Pulmonary Arterial Hypertension Soluble Guanylate Cyclase–Stimulator Trial 1 - PATENT-1


Riociguat is a novel pulmonary vasodilator that acts via stimulation of soluble guanylate cyclase (sGC).The current trial sought to study the safety and efficacy of riociguat in patients with symptomatic pulmonary arterial hypertension (PAH).


Riociguat would be superior to placebo in the improvement of symptoms in patients with PAH.

Study Design

  • Placebo Controlled
  • Randomized
  • Blinded
  • Parallel

Patient Populations:

  • Symptomatic PAH
  • 6-minute walk distance of 150-450 m
  • Pulmonary vascular resistance of more than 300 dynes/sec/cm–5
  • Mean pulmonary artery pressure of at least 25 mm Hg

    Number of enrollees: 443
    Number screened: 586
    Duration of follow-up: 12 weeks
    Mean patient age: 51 years
    Percentage female: 79%


  • Patients on phosphodiesterase-5 inhibitors
  • Use of intravenous prostanoids
  • For patients on endothelin-receptor antagonists and oral prostanoids, to be included, the dose had to be stable for at least 90 days

Primary Endpoints:

  • Change in 6-minute walk distance between baseline and week 12

Secondary Endpoints:

  • Between baseline and week 12, changes in:
    - Pulmonary vascular resistance
    - NT-pro-BNP
    - Symptoms
    - Time to clinical worsening
    - Borg dyspnea scale
    - EuroQol Group 5-Dimension Self-Report Questionnaire score
    - Living with Pulmonary Hypertension questionnaire score

Drug/Procedures Used:

Patients were randomized in a 4:1:2 fashion to receive either oral riociguat adjusted to 2.5 mg TID, 1.5 mg TID, or matching placebo. Riociguat was adjusted from a starting dose of 1 mg three times daily according to systolic systemic arterial pressure and signs or symptoms of hypotension (final range, 0.5-2.5 mg three times daily). The doses reached at the end of the 8-week adjustment phase were considered to be the appropriate dose for the patient, and the patient continued taking the drug at that dose for another 4 weeks.

Concomitant Medications:

Endothelin-receptor antagonists (44%), prostanoids (6%)

Principal Findings:

A total of 443 patients were randomized, 254 to riociguat 2.5 mg TID, 63 to riociguat 1.5 mg TID, and 126 to placebo. Baseline characteristics were fairly similar between the three arms. PAH was idiopathic in 61% of patients, and associated with connective tissue disorders in 25%. The majority of patients had World Health Organization (WHO) class II (42%) or III (53%) symptoms. The baseline 6-minute walk distance was 363 m.

Efficacy comparisons were only made between the riociguat 2.5 mg TID and placebo arms. At week 12, the primary endpoint of 6-minute walk distance was significantly higher in the riociguat arm as compared with placebo (change: 30 m vs. -6 m; least-squares mean difference [LSMD]: 36 m, p < 0.001). Correspondingly, there were significant improvements in pulmonary vascular resistance (LMSD: -223 dynes/sec/cm5, p < 0.001), N-terminal pro-B-type natriuretic peptide (NT pro-BNP) (LMSD: -198 pg/ml, p < 0.001), and the Borg dyspnea score (-0.4 vs. 0.1, p = 0.002). Cardiac output (LMSD: 0.9 L/min, p < 0.001) was also increased; wedge pressure was similar (LMSD 0.4 mm Hg, p = 0.08).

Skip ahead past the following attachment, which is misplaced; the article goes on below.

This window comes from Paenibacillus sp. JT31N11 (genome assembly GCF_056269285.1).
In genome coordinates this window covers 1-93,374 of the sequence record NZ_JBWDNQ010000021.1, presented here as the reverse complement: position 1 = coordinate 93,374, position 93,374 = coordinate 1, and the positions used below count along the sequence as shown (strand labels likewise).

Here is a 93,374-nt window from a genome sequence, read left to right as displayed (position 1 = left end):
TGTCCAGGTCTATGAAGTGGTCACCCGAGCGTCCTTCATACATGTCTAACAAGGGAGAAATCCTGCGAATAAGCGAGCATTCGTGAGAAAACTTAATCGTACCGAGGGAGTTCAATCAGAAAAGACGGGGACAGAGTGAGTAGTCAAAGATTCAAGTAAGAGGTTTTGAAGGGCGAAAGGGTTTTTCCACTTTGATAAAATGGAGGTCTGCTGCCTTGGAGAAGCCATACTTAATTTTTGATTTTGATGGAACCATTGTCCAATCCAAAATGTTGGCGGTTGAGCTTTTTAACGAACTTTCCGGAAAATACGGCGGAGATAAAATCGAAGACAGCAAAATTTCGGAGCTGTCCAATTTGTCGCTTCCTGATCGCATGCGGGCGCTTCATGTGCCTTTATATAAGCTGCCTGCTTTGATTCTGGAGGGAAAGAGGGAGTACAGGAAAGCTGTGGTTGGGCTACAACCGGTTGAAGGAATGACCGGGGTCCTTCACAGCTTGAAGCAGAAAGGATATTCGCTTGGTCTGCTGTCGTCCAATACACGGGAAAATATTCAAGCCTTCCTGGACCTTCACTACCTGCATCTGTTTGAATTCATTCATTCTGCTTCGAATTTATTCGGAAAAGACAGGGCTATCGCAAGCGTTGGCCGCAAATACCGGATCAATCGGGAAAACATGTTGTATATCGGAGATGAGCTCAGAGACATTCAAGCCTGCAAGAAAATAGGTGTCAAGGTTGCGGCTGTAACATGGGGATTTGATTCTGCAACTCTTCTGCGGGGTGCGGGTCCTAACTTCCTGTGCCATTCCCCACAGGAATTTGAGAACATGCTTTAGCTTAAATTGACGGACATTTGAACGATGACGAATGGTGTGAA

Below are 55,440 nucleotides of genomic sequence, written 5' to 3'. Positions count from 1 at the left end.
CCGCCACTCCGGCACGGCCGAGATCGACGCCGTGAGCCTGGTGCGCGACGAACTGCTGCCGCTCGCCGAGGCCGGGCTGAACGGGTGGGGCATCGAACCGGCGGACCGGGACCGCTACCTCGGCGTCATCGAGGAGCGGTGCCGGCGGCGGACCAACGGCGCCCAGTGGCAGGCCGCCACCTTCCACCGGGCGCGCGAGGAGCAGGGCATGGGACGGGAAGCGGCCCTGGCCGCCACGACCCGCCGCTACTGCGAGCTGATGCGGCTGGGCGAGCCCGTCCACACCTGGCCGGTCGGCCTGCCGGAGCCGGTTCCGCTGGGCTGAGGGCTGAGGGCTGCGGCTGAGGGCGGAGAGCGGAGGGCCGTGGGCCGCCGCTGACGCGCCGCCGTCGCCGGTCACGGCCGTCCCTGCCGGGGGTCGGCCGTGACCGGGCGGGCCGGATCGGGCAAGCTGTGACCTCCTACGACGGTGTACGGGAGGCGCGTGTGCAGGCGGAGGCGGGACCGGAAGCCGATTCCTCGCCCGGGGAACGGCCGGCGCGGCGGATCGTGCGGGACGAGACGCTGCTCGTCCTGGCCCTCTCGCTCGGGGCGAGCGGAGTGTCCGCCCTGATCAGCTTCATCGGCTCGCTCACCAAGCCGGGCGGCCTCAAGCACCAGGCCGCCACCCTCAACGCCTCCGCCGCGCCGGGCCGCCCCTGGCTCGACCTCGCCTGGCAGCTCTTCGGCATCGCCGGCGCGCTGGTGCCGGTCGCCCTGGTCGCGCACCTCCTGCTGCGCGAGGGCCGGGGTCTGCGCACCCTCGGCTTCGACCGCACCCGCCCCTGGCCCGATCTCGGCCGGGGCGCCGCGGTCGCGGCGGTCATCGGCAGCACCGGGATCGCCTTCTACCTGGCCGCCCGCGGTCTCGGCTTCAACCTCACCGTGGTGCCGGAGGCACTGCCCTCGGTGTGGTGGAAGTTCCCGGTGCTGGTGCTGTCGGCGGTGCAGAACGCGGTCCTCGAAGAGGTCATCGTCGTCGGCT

Drug discontinuation due to adverse events was low and similar between the two arms (3% vs. 2%). Common side effects with riociguat were headache, dizziness, dyspepsia, nausea/vomiting, and hypotension.


The results of the current trial indicate that riociguat, a novel pulmonary vasodilator that works by stimulating sGC, is safe and effective as compared with placebo in the treatment of PAH. Riociguat resulted in improved hemodynamics, as well as improved 6-minute walk distance. When compared with other agents used in PAH, the improvements noted with riociguat were more or less similar. One drawback of the current trial is that <50% of the enrolled patients were already on established therapy for PAH. Thus, the incremental benefit of this drug over currently used medications is not clear. Also, no information is also provided regarding right ventricular performance/metrics at the end of the trial.


Ghofrani HA, Galiè N, Grimminger F, et al. Riociguat for the treatment of pulmonary arterial hypertension. N Engl J Med 2013;369:330-40.

Keywords: Nausea, Vomiting, Pulmonary Wedge Pressure, Follow-Up Studies, Arterial Pressure, Hypotension, Cardiac Output, Pyrimidines, Pyrazoles, Dyspnea, Headache, Dyspepsia, Vasodilator Agents, Guanylate Cyclase, Dizziness, Hypertension, Pulmonary, Vascular Resistance, Natriuretic Peptide, Brain

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